On Tuesday, renowned physicist Stephen Hawking presented his new theories on black holes to a gathering of esteemed scientists and members of the media at KTH Royal Institute of Technology in Stockholm. Hawking focused on something called the information paradox, an aspect of black holes that has been puzzling scientists for years. Basically, the paradox involves the fact that information about the star that formed a black hole seems to be lost inside it, presumably disappearing when the black hole inevitably disappears. However, according to how the universe works and what physicists believe, these things cannot be lost. But where does the information go when the black hole that’s absorbed goes down the drain?
Have you ever heard of a “fire rainbow”? Well, it’s neither fire nor is it a rainbow.
The majority of exo-planets discovered are called “Super Jupiters.” They’re the most discovered because their great size contributes to the slight tug, or wobble, of the star they orbit–much like an Olympic athlete when competing in the hammer throw. And in this orbit, they’ll annually pass in front of their star, dimming the starlight output from our relative view, alerting us to its presence–like a bug flying in front of a lightbulb. Unlike most “Super-Jupiters,” which have the characteristics of very cool stars, 51 Eridani b is much more like a gas giant planet. It orbits its star about 13 times the diameter of Earth’s orbit around the Sun. The 51 Eridani system lies about 100 light years away.
We’ve become accustomed to seeing the face of the moon in its tidal locked rotation around the Earth. In fact, the dark side of the moon has become a mystery and a thing for fictional devices. It’s not that the dark side of the moon has never been photographed or explored, but it sure looks great when see from a million miles away, crossing in front of Earth.
We’ve been searching the stars and scanning the heavens for many years, trying to find another solar system that might be able to harbor life like our own. And through the years we’ve edged very close to finding similar planets to our home planet of Earth. Well, on July 23rd of this year, the Kepler Mission announced that it has discovered the closest thing to an Earth 2.0. It is Kepler 452b and it’s only 1,400 light-years away. Here’s the who, what, when, where and how of this new discovery.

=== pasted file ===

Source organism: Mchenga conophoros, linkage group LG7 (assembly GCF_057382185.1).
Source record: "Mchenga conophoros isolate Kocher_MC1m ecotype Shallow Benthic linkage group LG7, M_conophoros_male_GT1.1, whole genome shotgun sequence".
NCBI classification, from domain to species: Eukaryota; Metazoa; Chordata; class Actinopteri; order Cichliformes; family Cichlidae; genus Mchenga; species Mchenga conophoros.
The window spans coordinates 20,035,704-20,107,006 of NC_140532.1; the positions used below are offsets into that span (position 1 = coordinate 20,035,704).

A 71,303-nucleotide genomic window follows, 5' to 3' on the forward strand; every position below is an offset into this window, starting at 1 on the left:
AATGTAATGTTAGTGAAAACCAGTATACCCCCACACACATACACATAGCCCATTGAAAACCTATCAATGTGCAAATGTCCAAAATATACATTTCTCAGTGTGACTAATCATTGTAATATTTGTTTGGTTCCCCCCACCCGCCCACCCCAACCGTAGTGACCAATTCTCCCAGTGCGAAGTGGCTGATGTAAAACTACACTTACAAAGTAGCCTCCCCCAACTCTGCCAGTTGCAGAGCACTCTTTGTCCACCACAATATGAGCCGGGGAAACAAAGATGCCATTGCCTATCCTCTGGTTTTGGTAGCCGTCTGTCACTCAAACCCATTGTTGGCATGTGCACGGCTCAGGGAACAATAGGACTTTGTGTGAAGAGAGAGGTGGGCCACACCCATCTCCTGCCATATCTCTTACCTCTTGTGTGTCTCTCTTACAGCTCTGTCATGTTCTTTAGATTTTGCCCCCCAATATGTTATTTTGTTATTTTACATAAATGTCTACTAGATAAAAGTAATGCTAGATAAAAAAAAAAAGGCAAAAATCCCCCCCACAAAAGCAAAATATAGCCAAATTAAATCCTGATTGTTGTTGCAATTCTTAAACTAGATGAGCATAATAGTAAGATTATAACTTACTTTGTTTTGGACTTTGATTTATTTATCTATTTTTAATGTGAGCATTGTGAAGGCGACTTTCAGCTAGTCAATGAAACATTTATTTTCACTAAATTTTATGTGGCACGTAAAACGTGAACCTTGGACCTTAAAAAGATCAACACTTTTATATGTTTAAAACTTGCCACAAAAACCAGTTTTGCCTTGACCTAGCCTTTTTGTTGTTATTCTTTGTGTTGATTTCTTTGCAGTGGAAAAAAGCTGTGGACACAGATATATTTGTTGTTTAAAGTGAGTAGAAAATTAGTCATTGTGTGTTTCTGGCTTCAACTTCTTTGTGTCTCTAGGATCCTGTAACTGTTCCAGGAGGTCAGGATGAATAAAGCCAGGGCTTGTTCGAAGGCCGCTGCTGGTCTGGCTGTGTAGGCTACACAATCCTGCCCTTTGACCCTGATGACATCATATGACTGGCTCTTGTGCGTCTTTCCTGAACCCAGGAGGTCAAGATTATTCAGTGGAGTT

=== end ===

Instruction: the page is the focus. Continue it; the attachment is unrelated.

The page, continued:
More than half a billion people watched the televised first moonwalk that took place on July 20, 1969. It was a day so historic that space enthusiasts still celebrate it annually. It was the day that marked the culmination of human endeavor, spirit, and perseverance. And it can always be summed up in that now-famous sentence uttered by Neil Armstrong, “That is one small step for man, one giant leap for mankind.”
July 15th was a historic occasion as it marked the first time we were able to see close-up pictures of Pluto’s surface. Traveling at over 30,000 mph, New Horizons snapped some very interesting pictures of the dwarf planet’s surface as it came within 47 thousand miles of it, beaming back to us details never before seen. What New Horizons captured for us was a first glimpse at mountain ranges and deposits of methane & nitrogen ice.
We might be half-way through 2015 but there are still 7 upcoming stargazing events that you won’t want to miss.
The first validated Earth-sized planet to orbit a star in the habitable zone, Kepler-186f, has been discovered. It beats out the current most potential candidate for a world with Earth-like life which went to Kepler-62f–a planet forty percent larger than Earth, yet still residing in its own habitable zone.
Hello from the Southeastern Planetarium Association. I’m currently at the SEPA 2015 and while I’m here I participated in a brief story-telling workshop where planetarians got together to share their favorite stories of the night sky. I chose to tell the story of the largest star ever observed (so far): UY Scuti.